London Film Festival 2019 – The Aeronauts

Writers:  Tom Harper and Jack Thorne

Director: Tom Harper

Reviewer: Maryam Philpott

When Eddie Redmayne and Felicity Jones joined forces in 2014 for The Theory of Everything, it was Redmayne who had the best of it, winning an Oscar for his portrayal of Stephen Hawking. In Tom Harper’s new film The Aeronauts it is Jones who takes the laurels with a tale of female derring-do, scientific endeavour and bravery above the clouds as two unlikely companions set out to discover the skies in a hot air balloon.

Scientist James Glaisher has a theory about weather that his Royal Society colleagues refuse to believe. To prove his notions about forecasting and air currents he needs to fly higher than anyone has done before in order to take a series of readings, so he turns to hot air balloon pilot Amelia Wren who agrees to guide his record-breaking attempt. But Amelia is haunted by the death of her husband and above the clouds uncharted dangers await.

Harper’s CGI drama is visually stunning, with cinematography by George Steel that fills the Victorian street scenes with vibrant colour while creating the peaceful calm of endless clouds and stormy chaos as the central partnership battle the elements. And Harper is trying to direct a disaster movie so there are plenty of crisis points in which Amelia primarily must rescue the balloon from lashing rain, freezing ice and windy chaos, allowing Jones to show her action skills as she swings to ropes, scales the outside of the balloon and hangs upside down as often as possible.

Yet there is very little plot or real characterisation holding Harper’s film together, using dramatic flashback from the basket to impose the necessary backstories on the character. The trouble is we already know what is going to happen so when Amelia prevaricates over whether to help James or if they’ll fund the contraption in time, the drama is entirely undermined because we already know they did, hence the flashback.

Similarly, some of the film’s potentially interesting questions are left entirely unanswered; how did they fund the balloon and logistically arrange a big launch ceremony; in their attempt to fly higher than anyone has before, how exactly did they achieve that – was the balloon a different shape or material than previous attempts or is there some science in the management of the flight or the particular weather condition that day which allowed them to do it? The film consistently misses such opportunities to impress the audience not just with the view and the achievement but with how it was done.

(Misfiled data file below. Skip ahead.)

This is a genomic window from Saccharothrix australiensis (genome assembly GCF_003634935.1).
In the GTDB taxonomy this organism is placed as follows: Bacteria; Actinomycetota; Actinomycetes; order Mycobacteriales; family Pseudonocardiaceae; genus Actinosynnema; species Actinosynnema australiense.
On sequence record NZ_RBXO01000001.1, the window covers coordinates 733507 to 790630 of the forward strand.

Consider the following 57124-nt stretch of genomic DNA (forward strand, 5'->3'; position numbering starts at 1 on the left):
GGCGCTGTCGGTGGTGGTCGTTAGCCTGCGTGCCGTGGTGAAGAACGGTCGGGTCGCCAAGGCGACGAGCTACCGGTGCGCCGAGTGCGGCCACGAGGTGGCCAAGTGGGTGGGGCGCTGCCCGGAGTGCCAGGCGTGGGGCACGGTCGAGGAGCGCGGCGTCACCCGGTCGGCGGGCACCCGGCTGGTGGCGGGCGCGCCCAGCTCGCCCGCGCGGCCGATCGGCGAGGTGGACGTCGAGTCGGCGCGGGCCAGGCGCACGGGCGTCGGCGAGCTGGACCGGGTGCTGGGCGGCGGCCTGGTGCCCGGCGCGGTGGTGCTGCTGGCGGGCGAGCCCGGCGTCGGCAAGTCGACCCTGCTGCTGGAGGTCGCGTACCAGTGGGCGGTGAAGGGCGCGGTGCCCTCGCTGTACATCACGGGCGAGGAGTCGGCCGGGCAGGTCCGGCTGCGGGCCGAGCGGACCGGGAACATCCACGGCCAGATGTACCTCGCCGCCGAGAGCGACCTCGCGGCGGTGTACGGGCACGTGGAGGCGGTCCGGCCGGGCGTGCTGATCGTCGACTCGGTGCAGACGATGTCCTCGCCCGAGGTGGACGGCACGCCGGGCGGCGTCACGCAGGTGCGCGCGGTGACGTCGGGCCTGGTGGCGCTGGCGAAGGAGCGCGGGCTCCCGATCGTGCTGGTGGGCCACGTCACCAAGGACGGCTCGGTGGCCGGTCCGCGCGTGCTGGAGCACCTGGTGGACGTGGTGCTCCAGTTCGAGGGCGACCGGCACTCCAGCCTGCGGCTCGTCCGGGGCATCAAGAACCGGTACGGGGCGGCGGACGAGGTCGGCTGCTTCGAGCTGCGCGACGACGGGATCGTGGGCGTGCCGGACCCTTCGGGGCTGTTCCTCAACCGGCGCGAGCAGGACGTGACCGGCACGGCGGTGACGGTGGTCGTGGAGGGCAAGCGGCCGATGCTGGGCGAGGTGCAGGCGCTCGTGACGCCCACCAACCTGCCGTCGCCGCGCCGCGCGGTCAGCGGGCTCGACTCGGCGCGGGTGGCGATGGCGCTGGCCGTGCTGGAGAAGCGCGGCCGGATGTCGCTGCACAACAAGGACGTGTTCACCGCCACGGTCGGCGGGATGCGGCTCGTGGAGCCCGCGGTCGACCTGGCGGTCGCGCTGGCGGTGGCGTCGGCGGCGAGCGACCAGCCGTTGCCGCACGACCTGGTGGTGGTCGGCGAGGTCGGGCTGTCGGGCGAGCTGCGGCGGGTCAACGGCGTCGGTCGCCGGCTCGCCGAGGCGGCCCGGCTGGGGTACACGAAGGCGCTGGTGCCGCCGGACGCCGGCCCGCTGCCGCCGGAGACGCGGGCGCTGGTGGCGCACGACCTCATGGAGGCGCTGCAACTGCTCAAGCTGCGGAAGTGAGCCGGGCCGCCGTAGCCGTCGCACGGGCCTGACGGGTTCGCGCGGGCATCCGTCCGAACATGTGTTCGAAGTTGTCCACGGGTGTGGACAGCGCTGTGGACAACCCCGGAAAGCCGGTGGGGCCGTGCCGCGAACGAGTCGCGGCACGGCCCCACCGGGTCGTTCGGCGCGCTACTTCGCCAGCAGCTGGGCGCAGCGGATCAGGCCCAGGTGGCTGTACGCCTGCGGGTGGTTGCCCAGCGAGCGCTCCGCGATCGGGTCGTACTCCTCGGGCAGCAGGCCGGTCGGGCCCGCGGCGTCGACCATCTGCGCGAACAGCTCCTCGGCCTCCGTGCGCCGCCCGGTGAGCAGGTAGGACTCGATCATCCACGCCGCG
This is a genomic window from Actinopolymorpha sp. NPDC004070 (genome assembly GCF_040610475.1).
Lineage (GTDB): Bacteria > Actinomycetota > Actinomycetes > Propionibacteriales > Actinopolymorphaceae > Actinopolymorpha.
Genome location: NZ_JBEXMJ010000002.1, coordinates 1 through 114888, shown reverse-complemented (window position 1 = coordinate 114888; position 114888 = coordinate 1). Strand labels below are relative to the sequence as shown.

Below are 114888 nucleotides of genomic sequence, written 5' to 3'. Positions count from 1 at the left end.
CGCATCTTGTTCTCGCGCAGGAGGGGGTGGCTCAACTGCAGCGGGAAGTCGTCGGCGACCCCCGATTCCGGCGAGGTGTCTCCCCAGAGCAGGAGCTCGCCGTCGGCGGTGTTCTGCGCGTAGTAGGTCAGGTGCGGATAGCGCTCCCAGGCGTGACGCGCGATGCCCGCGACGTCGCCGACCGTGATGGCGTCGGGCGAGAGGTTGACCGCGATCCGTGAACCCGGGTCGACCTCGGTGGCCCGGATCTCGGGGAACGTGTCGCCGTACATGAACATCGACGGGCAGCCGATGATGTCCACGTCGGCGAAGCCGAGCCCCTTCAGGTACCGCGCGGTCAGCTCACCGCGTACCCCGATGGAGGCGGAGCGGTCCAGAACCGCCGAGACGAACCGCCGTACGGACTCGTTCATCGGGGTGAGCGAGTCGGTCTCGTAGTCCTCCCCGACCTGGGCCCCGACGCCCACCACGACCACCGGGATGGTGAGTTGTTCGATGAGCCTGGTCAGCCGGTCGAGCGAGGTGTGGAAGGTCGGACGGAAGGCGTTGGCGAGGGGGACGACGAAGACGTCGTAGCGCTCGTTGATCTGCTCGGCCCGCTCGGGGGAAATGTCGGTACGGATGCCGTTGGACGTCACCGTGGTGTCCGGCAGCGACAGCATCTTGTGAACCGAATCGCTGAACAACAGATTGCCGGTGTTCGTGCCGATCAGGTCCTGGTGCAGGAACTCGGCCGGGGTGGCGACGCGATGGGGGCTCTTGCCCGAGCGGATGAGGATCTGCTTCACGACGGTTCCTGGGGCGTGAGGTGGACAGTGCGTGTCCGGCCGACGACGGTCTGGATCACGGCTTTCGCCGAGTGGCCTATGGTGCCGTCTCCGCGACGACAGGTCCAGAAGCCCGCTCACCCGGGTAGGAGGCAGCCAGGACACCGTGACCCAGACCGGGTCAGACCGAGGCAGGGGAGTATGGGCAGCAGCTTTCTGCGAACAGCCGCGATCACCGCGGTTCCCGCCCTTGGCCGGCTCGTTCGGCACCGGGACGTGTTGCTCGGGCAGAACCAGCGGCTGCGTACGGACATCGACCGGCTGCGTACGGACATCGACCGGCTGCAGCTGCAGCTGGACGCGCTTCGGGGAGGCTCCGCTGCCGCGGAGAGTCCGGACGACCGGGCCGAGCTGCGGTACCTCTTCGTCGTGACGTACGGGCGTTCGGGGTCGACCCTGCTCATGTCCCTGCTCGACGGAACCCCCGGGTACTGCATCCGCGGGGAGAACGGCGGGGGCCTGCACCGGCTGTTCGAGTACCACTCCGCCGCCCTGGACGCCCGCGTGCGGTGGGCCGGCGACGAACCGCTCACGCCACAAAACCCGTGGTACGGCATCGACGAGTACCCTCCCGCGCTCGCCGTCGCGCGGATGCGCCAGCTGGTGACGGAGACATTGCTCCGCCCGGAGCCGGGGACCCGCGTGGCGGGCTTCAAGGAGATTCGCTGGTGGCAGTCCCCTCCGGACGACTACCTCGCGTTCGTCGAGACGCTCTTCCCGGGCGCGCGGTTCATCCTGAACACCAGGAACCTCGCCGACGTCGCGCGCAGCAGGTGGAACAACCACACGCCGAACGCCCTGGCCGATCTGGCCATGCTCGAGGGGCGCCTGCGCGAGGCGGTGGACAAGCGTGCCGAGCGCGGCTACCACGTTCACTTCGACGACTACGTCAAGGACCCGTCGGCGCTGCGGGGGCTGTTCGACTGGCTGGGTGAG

The entirely fictional Amelia feels like a very modern creation making speeches about independence and determination that jar a little in Jack Thorne and Harper’s screenplay which tries a little too hard to make her the hero as she rejects the normal expectations of her sister for life in the air. Nonetheless Jones grasps the character with both hands, suggesting all the grit and determination that keeps them alive, and while the overly emotional backstory becomes a little repetitive it’s still great to see a version of a female action hero who doesn’t have to wear tiny shorts.

Redmayne has relatively little to do except be charming and slightly bumbling, although an eleventh-hour bit of action sees him finally take charge. For a first-timer, James shows no signs of disorientation, fear or air sickness after take-off but by the time both characters ascend to new heights everyone is prettily frosted and just what James was trying to prove and how barely matters.

A rousing ending will be no surprise, one remarkably free of frostbite, hypothermia, septicaemia or any kind of broken bones that their adventure should entail in Victorian England, but the visuals are worthy of the big screen even if the story deflates rapidly. Partially based on a true story, The Aeronauts avoids some of the period drama clichés and there’s a good chemistry between Jones and Redmayne, but the film runs out of hot air pretty quickly.

The BFI London Film Festival runs from 2 October to 13 October

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The Reviews Hub London is under the editorship of John Roberts.The Reviews Hub was set up in 2007. Our mission is to provide the most in-depth, nationwide arts coverage online.

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